Did the Germans deserve to win? I think so, despite the miscarriage of justice against England’s second goal. Even I – the world’s worst judge of distances – saw that it was half a meter behind the line (official measurements showed 40 cm). The call was one of the worst I’ve seen. Even so, England came back strong and determined; they had some of their best moments early in the second half, after the denied goal. I don’t discount the psychological impact of the referee’s egregious mistake, but the English team was still in the game until Germany scored its third and fourth goals in quick succession.

Some folks here see karma at work. They see the unfairness visited upon England as just desserts for the goal awarded England in Wembley Stadium in the 1966 World Cup final. In that match, England beat Germany in overtime, 4-2. Their third goal – the infamous “Wembley Tor” – was controversially awarded to Geoff Hurst despite bouncing off the crossbar and landing in front of the line – or did it? You be the judge:

For good measure, the fourth goal was scored while spectators began to flood the field.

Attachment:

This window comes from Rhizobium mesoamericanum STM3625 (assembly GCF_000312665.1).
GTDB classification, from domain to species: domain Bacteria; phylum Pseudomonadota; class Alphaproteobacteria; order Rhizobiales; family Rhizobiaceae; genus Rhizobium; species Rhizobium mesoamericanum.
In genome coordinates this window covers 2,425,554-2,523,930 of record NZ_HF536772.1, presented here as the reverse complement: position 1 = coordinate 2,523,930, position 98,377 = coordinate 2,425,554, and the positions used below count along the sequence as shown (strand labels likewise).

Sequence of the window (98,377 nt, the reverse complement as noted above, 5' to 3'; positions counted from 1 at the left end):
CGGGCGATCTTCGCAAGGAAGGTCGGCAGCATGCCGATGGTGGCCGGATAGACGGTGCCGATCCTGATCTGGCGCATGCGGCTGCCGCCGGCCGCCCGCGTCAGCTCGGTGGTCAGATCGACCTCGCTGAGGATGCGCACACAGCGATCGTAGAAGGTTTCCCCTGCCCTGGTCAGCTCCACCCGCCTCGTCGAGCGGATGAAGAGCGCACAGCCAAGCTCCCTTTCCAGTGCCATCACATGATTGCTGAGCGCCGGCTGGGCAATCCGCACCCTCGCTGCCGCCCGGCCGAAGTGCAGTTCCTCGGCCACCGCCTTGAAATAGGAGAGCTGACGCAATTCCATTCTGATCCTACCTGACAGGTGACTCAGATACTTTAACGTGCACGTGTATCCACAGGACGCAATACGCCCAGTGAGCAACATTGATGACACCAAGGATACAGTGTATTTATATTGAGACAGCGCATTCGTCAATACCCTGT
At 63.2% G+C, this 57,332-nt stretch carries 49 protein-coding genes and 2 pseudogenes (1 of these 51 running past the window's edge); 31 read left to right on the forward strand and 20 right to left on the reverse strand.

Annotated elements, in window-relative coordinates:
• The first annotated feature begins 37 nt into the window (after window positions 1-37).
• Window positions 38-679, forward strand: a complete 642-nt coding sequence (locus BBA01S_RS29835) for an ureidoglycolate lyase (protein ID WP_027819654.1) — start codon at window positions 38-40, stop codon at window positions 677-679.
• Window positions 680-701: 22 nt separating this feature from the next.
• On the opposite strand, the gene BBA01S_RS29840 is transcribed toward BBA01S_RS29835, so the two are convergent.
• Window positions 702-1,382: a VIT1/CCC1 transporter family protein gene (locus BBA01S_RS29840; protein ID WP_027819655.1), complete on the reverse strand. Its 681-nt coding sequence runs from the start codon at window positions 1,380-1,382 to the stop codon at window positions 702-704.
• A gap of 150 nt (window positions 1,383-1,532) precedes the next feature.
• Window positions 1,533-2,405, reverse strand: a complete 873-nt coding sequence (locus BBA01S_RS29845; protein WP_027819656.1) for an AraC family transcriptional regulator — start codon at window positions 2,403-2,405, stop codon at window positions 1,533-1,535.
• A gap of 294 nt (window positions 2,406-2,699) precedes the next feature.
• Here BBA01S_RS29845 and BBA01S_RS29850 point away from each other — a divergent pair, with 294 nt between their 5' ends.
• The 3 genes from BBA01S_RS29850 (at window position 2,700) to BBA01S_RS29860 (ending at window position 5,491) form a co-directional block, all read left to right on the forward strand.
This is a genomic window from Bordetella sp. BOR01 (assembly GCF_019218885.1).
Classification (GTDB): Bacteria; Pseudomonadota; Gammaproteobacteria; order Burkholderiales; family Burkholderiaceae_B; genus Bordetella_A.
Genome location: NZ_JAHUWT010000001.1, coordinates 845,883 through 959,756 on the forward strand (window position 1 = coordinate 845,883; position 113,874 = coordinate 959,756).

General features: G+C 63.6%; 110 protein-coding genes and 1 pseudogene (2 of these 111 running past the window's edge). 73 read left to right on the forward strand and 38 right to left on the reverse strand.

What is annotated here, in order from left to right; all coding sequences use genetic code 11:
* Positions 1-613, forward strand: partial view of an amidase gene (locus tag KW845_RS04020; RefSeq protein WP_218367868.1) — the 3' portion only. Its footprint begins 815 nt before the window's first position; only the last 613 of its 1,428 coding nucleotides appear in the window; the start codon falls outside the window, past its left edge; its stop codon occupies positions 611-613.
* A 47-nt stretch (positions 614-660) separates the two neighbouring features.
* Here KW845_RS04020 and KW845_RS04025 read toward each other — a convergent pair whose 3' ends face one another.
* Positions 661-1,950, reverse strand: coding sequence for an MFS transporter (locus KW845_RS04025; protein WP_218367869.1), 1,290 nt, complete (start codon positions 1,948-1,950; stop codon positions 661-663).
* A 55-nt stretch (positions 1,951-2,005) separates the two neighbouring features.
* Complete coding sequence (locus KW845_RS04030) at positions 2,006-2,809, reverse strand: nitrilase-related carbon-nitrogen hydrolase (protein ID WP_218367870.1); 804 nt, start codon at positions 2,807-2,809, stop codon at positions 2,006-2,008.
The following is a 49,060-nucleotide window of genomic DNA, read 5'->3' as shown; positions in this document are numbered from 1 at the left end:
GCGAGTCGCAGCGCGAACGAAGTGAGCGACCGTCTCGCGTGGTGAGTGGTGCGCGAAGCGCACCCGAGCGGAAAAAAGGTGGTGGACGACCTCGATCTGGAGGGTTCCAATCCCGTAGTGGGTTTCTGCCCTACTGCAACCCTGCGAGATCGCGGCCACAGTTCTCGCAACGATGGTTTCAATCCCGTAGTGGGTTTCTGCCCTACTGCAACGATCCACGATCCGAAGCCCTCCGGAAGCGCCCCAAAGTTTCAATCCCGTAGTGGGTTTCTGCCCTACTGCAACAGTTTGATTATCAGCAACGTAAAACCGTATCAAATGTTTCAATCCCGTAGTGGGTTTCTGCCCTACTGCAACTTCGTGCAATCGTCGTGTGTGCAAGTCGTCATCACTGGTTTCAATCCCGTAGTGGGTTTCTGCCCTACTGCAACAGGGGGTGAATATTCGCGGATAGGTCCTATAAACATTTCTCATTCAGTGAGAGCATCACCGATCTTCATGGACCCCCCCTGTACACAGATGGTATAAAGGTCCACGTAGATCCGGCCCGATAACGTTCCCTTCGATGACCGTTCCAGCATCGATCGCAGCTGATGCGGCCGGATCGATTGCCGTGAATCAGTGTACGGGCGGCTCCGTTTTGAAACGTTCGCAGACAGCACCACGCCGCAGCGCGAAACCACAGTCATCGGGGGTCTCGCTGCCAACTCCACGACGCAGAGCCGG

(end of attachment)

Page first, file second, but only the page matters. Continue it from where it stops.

By contrast, the “Wembley Goal of 2010″ wasn’t even a close call:

It’s just unbelievable that FIFA won’t even consider using modern technology for controversial calls. Instead, they’re calling for an end to replays on the stadium screens!

A rule modeled on field hockey – which allows each team to challenge one call per half – would be a sensible way to make use of video technology without interrupting the flow of the game. Maybe you’d need to allow for two appeals per half in soccer, given the number of game-changing mistakes the refs have made in this World Cup. That, plus the use of smart chips in balls, could only improve the game. After all, egregious officiating creates interruptions of its own.